Some common factors that may disqualify participants for certain studies include: color blindness, metal plates in your skull, etc.

How do I sign up?
You can browse many other different studies from other labs at BYU by signing into SONA. A list of our current studies is found on our current studies page.

If you are not participating via SONA, please contact us at 801-422-6035 to specify which study you are interested in participating in, and leave your name, phone number, and email address.

What is SONA?
SONA is a website where individuals can sign up to be research participants in different BYU psychological studies. You do not have to be a BYU student to participate. However if you are a student many professors will offer course credit for your participation. Check out our SONA page for more information.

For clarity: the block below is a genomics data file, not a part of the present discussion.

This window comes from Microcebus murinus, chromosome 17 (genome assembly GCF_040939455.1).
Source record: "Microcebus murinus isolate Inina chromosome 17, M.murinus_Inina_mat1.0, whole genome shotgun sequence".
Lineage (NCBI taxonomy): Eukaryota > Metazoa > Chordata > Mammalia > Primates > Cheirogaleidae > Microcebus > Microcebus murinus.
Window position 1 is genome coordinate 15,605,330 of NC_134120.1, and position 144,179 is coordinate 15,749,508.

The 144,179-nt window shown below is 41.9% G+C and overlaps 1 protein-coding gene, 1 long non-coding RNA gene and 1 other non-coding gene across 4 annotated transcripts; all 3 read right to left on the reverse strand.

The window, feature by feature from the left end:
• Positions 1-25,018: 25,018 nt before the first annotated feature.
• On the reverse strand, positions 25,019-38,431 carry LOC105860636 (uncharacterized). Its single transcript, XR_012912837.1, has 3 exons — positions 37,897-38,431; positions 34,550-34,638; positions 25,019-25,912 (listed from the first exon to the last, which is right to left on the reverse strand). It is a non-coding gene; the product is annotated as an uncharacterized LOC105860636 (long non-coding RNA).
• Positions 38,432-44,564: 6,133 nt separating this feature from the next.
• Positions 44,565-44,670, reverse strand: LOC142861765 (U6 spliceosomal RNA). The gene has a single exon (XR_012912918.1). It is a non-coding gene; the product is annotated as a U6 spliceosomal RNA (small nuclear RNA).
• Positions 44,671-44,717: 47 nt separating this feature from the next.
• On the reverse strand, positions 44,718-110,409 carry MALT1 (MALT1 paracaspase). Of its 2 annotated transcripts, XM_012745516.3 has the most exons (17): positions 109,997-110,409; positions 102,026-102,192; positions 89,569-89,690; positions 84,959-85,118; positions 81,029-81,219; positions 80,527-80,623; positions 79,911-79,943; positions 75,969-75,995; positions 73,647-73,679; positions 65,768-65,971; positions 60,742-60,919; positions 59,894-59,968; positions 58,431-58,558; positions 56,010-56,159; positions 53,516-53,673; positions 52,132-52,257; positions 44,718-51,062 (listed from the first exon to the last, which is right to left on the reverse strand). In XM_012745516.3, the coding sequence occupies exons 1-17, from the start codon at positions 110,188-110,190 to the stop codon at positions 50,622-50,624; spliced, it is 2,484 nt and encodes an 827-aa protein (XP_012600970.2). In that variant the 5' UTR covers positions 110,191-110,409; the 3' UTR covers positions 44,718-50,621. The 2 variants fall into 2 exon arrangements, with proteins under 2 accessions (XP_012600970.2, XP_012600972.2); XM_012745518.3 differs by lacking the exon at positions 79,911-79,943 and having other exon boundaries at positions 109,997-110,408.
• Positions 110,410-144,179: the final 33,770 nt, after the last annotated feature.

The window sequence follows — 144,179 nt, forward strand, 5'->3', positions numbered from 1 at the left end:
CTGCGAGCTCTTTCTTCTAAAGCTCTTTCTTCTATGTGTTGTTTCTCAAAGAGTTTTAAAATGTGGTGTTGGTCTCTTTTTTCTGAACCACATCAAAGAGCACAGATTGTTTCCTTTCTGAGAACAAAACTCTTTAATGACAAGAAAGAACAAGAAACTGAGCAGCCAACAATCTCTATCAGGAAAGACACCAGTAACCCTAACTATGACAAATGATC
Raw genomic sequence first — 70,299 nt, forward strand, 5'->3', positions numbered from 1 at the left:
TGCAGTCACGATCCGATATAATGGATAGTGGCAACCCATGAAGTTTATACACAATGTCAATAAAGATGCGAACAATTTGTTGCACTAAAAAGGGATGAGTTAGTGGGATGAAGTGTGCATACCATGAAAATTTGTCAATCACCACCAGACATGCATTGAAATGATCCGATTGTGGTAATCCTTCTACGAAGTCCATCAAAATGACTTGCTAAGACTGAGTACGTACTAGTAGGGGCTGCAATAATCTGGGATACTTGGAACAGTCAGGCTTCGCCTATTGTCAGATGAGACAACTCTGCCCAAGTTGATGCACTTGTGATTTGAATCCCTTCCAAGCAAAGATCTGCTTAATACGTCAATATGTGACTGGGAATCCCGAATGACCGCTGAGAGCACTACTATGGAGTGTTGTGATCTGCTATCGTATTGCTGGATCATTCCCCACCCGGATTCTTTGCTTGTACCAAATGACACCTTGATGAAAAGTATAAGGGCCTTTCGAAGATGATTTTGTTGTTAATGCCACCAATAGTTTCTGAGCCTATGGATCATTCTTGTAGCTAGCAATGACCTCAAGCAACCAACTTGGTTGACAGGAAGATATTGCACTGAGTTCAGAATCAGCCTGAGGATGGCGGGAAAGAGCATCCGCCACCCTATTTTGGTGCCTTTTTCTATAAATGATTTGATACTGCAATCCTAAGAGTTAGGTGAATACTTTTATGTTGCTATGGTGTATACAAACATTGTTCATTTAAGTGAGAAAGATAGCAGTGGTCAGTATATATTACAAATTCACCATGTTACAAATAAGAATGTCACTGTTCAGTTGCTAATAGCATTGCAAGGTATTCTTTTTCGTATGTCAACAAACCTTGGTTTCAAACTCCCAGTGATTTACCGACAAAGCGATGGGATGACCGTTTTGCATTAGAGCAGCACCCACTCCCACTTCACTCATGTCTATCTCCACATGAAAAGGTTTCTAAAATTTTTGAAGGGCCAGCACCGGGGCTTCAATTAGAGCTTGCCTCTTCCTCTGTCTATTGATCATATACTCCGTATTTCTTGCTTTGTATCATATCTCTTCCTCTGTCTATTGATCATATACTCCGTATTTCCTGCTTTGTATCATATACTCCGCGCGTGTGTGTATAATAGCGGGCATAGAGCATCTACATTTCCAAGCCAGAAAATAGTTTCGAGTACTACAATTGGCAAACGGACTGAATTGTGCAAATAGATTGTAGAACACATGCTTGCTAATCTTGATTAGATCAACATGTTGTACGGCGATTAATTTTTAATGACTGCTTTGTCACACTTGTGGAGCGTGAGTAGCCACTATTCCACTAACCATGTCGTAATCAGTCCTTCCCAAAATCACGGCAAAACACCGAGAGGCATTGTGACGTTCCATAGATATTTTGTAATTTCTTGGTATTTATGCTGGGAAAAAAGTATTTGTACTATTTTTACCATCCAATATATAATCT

Where will the research be conducted?
We conduct research at the University Parkway Center, or UPC, in Suite 136 on BYU campus (35 E University Parkway, Provo). This is the same building as the BYU English Language Center (ELC). We are located on the basement floor. We also conduct studies in room 221 of the Richards Building (this is the FHSS research suite).

I signed up for a study and I need to reschedule/cancel. What do I do?
There are several options for canceling or rescheduling depending on the study and how you have been contacted and/or how you signed up to participate. If you signed up through SONA and it is more than 24 hours prior to your appointment you can cancel your appointment by logging onto SONA. However, if your appointment is in less than 24 hours, you won't be able to cancel your timeslot on SONA. If your appointment was scheduled by a study leader you will need to email or call that study leader directly. Contact info for each study leader can be found here. If you are unable to reach the study leader, you can call 801-422-6035 and leave a message.

I’m interested in becoming a research assistant. How can I sign up?